By LaKeshia Myers
COVID-19 has taken hold across our country and forced us to reconsider what we deem “essential” and has upended “business as usual.” While our governor has been diligent in advocating for more testing, requesting federal intervention, and asking residents to stay home, some policymakers have decided that a “hands off” approach is best, while this is most prominent in southern states, Wisconsin’s legislative Republicans have joined the fray.
On April 14, in what was a first for the state legislature, the State Assembly convened an extraordinary session to tackle COVID-19 relief. The result was Assembly Bill 1038, which included 55 items aimed at helping the people of our state manage as a result of the pandemic. The majority of the topics addressed in AB 1038 were targeted agency requests that required legislative action to help agencies function during the COVID crisis, and measures that would allow the state to apply for federal relief. However, AB 1038 only scratched the surface of what is actually needed to aid the majority of residents in our state. And this is problematic.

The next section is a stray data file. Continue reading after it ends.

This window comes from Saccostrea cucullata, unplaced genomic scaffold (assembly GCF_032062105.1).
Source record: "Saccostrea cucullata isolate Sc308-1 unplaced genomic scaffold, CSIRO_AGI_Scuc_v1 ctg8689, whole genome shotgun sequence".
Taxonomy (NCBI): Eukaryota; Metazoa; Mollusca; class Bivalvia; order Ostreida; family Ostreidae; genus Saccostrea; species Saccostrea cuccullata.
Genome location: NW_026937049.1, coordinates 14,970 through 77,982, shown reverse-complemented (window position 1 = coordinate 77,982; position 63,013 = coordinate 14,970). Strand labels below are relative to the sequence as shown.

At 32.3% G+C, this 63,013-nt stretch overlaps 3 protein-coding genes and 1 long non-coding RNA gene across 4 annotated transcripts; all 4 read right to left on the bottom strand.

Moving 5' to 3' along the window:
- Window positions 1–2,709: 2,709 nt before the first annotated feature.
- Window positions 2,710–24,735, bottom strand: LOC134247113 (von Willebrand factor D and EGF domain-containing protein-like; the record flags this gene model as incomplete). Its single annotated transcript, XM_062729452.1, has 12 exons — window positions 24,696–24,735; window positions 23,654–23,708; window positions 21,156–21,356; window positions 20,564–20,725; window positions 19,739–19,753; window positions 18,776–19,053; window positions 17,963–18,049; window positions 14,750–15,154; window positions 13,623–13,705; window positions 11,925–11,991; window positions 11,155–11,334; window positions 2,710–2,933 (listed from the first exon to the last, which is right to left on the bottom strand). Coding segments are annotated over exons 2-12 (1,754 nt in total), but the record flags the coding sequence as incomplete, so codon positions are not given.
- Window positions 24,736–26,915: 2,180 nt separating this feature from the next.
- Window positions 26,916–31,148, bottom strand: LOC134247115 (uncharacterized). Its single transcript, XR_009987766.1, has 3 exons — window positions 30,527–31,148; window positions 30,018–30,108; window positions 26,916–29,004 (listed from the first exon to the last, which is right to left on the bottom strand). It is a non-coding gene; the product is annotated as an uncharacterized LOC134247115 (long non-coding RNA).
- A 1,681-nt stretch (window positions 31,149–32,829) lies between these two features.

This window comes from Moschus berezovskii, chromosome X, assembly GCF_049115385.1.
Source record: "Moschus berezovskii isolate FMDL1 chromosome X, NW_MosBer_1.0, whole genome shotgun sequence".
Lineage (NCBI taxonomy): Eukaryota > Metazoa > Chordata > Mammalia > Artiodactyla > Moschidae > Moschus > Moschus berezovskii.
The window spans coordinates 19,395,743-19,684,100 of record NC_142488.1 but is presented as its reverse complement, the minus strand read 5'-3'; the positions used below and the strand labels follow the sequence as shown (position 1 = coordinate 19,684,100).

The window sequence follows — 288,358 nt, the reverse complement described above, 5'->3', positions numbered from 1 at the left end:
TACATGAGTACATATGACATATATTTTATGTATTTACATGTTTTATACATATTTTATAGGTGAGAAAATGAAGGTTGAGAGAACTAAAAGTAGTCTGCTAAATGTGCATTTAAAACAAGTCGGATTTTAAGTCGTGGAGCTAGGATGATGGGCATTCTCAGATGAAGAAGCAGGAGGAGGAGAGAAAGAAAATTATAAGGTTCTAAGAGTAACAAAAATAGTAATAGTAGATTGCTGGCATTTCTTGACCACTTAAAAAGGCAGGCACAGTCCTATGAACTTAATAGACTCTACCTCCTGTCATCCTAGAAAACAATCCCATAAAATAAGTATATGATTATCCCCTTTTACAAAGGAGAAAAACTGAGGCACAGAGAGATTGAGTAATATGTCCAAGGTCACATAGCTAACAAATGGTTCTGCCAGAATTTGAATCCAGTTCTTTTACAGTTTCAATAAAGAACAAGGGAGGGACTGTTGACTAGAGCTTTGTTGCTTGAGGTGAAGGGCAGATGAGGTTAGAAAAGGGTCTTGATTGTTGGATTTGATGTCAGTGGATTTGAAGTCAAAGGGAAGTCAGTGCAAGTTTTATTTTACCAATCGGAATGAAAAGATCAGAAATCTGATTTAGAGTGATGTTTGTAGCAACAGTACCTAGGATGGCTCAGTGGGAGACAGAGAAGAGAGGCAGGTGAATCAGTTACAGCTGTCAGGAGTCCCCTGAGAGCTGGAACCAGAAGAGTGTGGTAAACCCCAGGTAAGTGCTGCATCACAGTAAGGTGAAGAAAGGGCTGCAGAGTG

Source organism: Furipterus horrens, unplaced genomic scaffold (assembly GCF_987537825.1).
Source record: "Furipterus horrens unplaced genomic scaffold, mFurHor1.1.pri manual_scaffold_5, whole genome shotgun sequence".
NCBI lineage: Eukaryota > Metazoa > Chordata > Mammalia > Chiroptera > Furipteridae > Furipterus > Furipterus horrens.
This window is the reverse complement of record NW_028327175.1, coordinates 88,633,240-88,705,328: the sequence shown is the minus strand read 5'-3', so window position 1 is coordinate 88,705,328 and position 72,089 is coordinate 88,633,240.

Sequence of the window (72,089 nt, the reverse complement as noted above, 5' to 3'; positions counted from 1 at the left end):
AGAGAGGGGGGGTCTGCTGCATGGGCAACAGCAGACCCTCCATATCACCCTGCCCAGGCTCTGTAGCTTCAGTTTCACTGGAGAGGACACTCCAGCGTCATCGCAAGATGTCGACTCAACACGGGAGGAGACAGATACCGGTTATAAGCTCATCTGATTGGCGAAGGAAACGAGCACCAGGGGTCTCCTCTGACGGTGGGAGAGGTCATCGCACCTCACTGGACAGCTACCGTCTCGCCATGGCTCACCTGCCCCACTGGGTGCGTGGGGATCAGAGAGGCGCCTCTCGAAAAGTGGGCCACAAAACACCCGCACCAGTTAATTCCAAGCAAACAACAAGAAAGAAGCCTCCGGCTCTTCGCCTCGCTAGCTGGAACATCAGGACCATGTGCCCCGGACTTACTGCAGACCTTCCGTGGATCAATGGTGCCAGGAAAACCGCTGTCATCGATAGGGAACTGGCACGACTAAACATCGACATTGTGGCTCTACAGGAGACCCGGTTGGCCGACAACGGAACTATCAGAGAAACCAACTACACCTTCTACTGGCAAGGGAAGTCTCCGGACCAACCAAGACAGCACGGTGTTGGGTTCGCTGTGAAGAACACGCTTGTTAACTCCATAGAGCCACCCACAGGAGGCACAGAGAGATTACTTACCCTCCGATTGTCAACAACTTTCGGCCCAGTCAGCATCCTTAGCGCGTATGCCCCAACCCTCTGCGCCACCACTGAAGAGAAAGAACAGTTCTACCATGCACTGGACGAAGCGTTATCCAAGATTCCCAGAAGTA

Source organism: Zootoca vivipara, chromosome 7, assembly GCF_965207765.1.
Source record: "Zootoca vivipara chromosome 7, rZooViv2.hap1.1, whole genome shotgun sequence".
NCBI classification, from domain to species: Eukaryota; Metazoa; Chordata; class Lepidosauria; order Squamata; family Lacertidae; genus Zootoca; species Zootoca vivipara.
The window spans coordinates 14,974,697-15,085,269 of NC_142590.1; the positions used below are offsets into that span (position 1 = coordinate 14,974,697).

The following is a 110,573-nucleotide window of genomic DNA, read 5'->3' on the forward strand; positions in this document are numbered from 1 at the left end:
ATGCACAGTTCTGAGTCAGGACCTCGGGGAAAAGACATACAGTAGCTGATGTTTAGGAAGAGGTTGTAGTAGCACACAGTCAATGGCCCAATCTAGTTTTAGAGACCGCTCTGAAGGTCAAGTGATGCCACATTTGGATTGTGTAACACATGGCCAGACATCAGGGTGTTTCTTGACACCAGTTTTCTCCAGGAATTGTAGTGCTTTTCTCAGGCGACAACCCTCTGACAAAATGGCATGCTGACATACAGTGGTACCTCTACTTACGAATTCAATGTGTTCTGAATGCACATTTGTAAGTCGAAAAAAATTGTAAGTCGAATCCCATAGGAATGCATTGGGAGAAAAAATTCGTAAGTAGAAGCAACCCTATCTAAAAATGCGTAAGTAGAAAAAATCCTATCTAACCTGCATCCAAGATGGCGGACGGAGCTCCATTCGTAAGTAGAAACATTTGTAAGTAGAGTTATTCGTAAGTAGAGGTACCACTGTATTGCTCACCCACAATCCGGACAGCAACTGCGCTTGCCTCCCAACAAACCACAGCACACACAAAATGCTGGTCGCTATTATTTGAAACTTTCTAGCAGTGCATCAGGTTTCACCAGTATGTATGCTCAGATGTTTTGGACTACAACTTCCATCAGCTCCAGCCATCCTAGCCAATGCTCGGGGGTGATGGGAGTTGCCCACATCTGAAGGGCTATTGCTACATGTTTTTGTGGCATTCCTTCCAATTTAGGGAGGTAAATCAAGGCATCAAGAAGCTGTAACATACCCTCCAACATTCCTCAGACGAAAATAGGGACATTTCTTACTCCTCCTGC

It has been stated that the April 14 meeting would be the last of the state assembly. Republican leaders who maintain the majority in both the assembly and the senate have dismissed any ideas of reconvening the legislature regarding COVID-19. To do this would be inexcusable and a clear dereliction of duty. I believe we must meet again, because the health and safety of our constituents depends on it. COVID-19 has shone a light on many underlying inequities that exist across our state such as the lack of broadband access in rural and indigent communities that has hampered the education of many Wisconsin children as schools are now forced to utilize technology to help students make the grade. The fiscal solvency of our state’s colleges and universities is at stake due to the early dismissal of students from campuses. And access to Personal Protective Equipment (PPE) for our healthcare workers remains scarce while manufacturers continue to raise prices beyond affordability. The inequity in PPE availability has caused many hospitals, skilled nursing centers, and community health clinics to suffer.
While AB 1038 was a stepping stone in the effort to grant relief to the people of Wisconsin, it did not go far enough. Gov. Tony Evers has enacted several executive orders aimed at keeping Wisconsinites safe; but it is the duty of the Wisconsin State Legislature to enact laws that are beyond the governor’s scope of authority. And for this reason, I am asking the public to impress upon my legislative colleagues that the legislature must meet again; the people of Wisconsin did not elect us to do a half-job. When lives are at stake, almost doesn’t count.